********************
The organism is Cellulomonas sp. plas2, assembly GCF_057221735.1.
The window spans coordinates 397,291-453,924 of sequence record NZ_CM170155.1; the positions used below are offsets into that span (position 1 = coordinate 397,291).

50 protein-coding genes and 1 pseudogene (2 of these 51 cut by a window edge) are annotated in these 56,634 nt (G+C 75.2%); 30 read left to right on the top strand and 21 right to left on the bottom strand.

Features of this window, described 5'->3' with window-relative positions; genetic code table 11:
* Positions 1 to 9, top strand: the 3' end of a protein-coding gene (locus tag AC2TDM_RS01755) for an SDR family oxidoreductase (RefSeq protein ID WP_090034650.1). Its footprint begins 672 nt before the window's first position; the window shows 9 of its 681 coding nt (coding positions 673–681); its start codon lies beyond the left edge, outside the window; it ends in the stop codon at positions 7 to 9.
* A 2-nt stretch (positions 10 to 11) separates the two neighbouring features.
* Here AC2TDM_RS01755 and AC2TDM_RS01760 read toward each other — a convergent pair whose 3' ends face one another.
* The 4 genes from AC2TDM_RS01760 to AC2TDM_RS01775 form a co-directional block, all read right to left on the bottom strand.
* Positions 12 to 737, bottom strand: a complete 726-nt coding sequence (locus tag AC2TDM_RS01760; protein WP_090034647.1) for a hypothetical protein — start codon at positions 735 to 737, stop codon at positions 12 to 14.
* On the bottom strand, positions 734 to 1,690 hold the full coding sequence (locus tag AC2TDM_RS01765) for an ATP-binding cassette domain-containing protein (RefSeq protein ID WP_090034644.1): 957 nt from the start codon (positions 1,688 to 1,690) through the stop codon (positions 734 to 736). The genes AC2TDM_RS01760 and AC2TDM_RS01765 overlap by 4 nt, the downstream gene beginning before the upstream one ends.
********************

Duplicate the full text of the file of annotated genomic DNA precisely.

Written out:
The organism is Cellulomonas sp. plas2, assembly GCF_057221735.1.
The window spans coordinates 397,291-453,924 of sequence record NZ_CM170155.1; the positions used below are offsets into that span (position 1 = coordinate 397,291).

50 protein-coding genes and 1 pseudogene (2 of these 51 cut by a window edge) are annotated in these 56,634 nt (G+C 75.2%); 30 read left to right on the top strand and 21 right to left on the bottom strand.

Features of this window, described 5'->3' with window-relative positions; genetic code table 11:
* Positions 1 to 9, top strand: the 3' end of a protein-coding gene (locus tag AC2TDM_RS01755) for an SDR family oxidoreductase (RefSeq protein ID WP_090034650.1). Its footprint begins 672 nt before the window's first position; the window shows 9 of its 681 coding nt (coding positions 673–681); its start codon lies beyond the left edge, outside the window; it ends in the stop codon at positions 7 to 9.
* A 2-nt stretch (positions 10 to 11) separates the two neighbouring features.
* Here AC2TDM_RS01755 and AC2TDM_RS01760 read toward each other — a convergent pair whose 3' ends face one another.
* The 4 genes from AC2TDM_RS01760 to AC2TDM_RS01775 form a co-directional block, all read right to left on the bottom strand.
* Positions 12 to 737, bottom strand: a complete 726-nt coding sequence (locus tag AC2TDM_RS01760; protein WP_090034647.1) for a hypothetical protein — start codon at positions 735 to 737, stop codon at positions 12 to 14.
* On the bottom strand, positions 734 to 1,690 hold the full coding sequence (locus tag AC2TDM_RS01765) for an ATP-binding cassette domain-containing protein (RefSeq protein ID WP_090034644.1): 957 nt from the start codon (positions 1,688 to 1,690) through the stop codon (positions 734 to 736). The genes AC2TDM_RS01760 and AC2TDM_RS01765 overlap by 4 nt, the downstream gene beginning before the upstream one ends.